Often a psalm has a title and a quote in front of it. Look at them, but don't read them out loud. The psalm-prayers are supplemental; you don't need to say them, and I don't know where to insert them.

Often during Daytime Prayer there is only one antiphon given for all three psalms. Then it would seem the most consistent thing to do is:

Readings and responsories

The responsories have a few different forms. The most common one (at Morning/Evening/Night Prayer) looks like this:

A, B
—A, B
Glory to the Father, and to the Son, and to the Holy Spirit:
—A, B
(UK edition: there is a single response, not split into A and B). In individual recitation, you don't have to repeat so much. For example, you could leave out the responses A, B after the first time.


The intercessions always have the following form:

V: R
A1—B1; R
A2—B2; R

(UK edition: the versicles are not split into A and B.) You don't have to repeat the R each time.

Concluding prayer

Sometimes the ending of the prayer is not written out, but says something like, "We ask this...." At Morning/Evening Prayer and the Office of Readings, the rest is:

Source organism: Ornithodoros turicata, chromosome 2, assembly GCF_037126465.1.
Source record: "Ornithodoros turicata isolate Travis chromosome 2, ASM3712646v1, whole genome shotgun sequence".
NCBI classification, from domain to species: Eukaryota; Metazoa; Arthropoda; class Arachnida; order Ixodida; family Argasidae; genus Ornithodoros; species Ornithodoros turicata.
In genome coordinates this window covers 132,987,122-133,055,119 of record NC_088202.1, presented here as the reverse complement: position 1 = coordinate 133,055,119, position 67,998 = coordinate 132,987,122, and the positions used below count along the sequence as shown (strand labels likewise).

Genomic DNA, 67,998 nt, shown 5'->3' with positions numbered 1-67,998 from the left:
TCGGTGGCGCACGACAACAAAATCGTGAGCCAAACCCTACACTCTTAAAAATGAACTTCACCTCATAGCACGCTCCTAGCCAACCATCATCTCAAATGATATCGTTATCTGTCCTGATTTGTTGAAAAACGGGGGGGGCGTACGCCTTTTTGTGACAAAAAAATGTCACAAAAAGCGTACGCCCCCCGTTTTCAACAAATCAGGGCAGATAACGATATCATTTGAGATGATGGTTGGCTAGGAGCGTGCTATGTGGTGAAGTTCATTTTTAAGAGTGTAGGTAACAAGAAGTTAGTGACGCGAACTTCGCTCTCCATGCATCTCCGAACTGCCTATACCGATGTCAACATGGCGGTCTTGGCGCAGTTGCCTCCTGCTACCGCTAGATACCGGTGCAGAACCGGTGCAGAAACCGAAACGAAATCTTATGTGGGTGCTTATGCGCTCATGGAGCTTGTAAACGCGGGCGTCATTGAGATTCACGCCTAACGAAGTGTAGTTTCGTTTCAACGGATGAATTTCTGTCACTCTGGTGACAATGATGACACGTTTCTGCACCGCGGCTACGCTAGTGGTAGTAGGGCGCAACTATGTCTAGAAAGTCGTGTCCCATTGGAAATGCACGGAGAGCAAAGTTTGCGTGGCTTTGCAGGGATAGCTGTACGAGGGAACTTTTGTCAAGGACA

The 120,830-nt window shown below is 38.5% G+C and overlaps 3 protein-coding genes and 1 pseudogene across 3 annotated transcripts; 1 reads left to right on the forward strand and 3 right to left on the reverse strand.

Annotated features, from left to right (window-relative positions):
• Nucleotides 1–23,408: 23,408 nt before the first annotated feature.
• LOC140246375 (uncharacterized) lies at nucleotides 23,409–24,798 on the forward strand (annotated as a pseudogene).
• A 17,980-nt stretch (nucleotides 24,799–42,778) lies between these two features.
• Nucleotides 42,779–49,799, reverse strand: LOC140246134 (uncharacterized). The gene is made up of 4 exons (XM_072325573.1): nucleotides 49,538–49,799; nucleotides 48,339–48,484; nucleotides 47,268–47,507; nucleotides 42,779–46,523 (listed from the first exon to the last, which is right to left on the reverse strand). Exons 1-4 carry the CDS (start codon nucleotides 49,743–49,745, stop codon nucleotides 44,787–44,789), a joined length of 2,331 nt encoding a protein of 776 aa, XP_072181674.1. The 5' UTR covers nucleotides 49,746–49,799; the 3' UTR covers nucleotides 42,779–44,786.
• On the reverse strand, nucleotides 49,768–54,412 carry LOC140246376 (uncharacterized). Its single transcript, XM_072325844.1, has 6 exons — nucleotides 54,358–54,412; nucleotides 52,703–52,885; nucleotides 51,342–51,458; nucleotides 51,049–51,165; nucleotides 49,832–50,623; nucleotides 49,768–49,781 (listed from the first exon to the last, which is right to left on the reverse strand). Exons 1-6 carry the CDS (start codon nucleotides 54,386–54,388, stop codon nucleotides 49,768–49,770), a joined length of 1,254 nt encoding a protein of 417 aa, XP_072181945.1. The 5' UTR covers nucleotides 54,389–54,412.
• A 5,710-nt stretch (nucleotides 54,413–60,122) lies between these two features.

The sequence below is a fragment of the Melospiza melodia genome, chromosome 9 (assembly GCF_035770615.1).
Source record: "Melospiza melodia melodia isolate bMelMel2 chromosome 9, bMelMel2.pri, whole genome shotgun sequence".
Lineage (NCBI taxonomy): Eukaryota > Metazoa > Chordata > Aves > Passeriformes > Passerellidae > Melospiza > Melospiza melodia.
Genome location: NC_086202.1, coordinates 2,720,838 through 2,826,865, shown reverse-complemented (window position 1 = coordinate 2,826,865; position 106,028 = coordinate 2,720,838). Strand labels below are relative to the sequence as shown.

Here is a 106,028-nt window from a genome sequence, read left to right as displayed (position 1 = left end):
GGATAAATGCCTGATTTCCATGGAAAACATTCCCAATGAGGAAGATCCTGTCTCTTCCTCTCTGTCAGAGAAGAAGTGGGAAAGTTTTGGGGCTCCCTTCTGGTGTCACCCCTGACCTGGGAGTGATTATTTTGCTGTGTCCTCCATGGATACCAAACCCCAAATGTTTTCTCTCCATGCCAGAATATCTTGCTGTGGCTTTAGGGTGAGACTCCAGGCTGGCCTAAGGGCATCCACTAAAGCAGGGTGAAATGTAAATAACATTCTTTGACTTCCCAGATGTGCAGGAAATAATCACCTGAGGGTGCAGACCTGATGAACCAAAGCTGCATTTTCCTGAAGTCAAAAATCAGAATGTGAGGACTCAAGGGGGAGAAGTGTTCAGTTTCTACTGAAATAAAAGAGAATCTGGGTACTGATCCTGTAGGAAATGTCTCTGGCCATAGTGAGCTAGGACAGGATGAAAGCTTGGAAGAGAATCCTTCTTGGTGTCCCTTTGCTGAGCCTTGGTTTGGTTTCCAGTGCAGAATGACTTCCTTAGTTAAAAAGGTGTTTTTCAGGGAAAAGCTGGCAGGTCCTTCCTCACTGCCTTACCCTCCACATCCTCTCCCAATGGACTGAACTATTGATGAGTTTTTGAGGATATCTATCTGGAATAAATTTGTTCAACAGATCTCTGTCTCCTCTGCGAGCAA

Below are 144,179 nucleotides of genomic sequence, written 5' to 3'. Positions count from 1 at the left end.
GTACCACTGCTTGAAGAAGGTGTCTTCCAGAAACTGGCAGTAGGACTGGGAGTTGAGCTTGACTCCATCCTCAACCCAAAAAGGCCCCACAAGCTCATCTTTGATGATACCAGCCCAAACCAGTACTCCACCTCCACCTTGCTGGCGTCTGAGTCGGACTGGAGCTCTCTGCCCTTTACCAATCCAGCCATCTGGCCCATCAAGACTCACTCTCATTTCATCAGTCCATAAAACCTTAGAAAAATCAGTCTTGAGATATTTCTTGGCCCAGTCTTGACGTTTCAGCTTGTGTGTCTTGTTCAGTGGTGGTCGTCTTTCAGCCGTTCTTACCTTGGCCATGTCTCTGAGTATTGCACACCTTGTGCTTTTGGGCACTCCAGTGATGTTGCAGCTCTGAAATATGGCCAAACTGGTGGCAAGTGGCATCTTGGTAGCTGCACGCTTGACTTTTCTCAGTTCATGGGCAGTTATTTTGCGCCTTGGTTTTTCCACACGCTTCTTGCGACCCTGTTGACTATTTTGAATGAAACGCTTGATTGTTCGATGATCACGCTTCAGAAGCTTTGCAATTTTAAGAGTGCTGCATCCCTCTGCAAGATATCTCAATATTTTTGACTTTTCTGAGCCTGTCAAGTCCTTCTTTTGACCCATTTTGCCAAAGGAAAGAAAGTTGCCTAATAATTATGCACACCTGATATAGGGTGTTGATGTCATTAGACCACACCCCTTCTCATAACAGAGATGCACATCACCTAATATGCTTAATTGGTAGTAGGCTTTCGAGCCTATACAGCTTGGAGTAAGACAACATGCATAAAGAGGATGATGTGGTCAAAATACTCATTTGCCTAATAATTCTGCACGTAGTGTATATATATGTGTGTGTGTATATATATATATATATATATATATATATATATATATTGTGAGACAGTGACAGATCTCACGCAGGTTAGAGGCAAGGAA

...through our Lord Jesus Christ, your Son,
who lives and reigns with you and the Holy Spirit,
one God, for ever and ever.
At Daytime/Night Prayer, the rest is just:
...through Christ our Lord.

Marian antiphon

There are several options for this closing hymn, but the traditional scheme is as follows:
SeasonLatin nameEnglish name
Advent to PresentationAlma Redemptoris MaterLoving mother of the Redeemer
After Presentation to Holy SaturdayAve Regina CaelorumHail, O Queen of heaven
Easter to PentecostRegina CaeliQueen of heaven, rejoice
After Pentecost to before AdventSalve ReginaHail, holy Queen

Some editions don't have Ave Regina Caelorum. Here it is:

Hail, O Queen of Heav'n enthroned,
Hail, by angels Mistress owned,
Root of Jesse, Gate of morn,
Whence the world's true light was born.
Glorious Virgin, joy to thee,
Loveliest whom in Heaven they see,
Fairest thou where all are fair!
Plead with Christ our sins to spare.